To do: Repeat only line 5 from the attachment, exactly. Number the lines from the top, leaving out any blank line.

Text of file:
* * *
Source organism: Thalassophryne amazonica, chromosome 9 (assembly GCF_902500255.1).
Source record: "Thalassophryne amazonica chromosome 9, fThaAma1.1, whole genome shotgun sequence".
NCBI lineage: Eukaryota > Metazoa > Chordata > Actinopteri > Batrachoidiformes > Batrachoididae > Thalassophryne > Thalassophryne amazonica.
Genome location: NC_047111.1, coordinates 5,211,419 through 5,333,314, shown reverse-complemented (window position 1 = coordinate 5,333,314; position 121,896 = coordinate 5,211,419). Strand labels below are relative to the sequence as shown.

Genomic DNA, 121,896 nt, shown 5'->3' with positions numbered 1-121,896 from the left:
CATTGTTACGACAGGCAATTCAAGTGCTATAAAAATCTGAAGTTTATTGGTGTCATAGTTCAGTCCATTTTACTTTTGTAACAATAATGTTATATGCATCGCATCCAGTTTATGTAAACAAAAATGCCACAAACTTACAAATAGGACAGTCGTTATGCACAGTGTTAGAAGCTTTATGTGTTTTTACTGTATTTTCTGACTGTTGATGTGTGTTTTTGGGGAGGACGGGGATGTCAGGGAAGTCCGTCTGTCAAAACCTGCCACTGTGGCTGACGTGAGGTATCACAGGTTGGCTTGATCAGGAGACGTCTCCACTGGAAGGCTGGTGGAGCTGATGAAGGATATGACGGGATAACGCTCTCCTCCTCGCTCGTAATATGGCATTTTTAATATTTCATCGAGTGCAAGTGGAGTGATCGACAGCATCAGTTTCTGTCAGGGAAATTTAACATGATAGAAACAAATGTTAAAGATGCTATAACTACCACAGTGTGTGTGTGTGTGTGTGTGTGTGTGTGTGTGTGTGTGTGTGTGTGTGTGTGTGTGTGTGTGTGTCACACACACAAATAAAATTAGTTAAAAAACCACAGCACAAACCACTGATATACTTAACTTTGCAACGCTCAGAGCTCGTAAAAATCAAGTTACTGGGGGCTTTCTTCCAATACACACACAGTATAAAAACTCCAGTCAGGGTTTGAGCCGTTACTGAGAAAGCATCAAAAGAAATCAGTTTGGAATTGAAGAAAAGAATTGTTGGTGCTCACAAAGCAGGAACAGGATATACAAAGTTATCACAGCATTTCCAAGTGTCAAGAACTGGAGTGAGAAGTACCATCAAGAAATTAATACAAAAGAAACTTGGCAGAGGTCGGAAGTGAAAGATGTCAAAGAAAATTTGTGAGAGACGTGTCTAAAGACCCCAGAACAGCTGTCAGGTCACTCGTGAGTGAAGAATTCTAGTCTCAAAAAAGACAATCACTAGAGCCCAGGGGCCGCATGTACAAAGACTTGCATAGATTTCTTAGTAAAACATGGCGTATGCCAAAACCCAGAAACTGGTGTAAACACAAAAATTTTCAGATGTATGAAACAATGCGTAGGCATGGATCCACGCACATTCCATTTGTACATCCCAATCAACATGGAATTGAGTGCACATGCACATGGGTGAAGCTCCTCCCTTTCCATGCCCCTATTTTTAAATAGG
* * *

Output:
Genomic DNA, 121,896 nt, shown 5'->3' with positions numbered 1-121,896 from the left: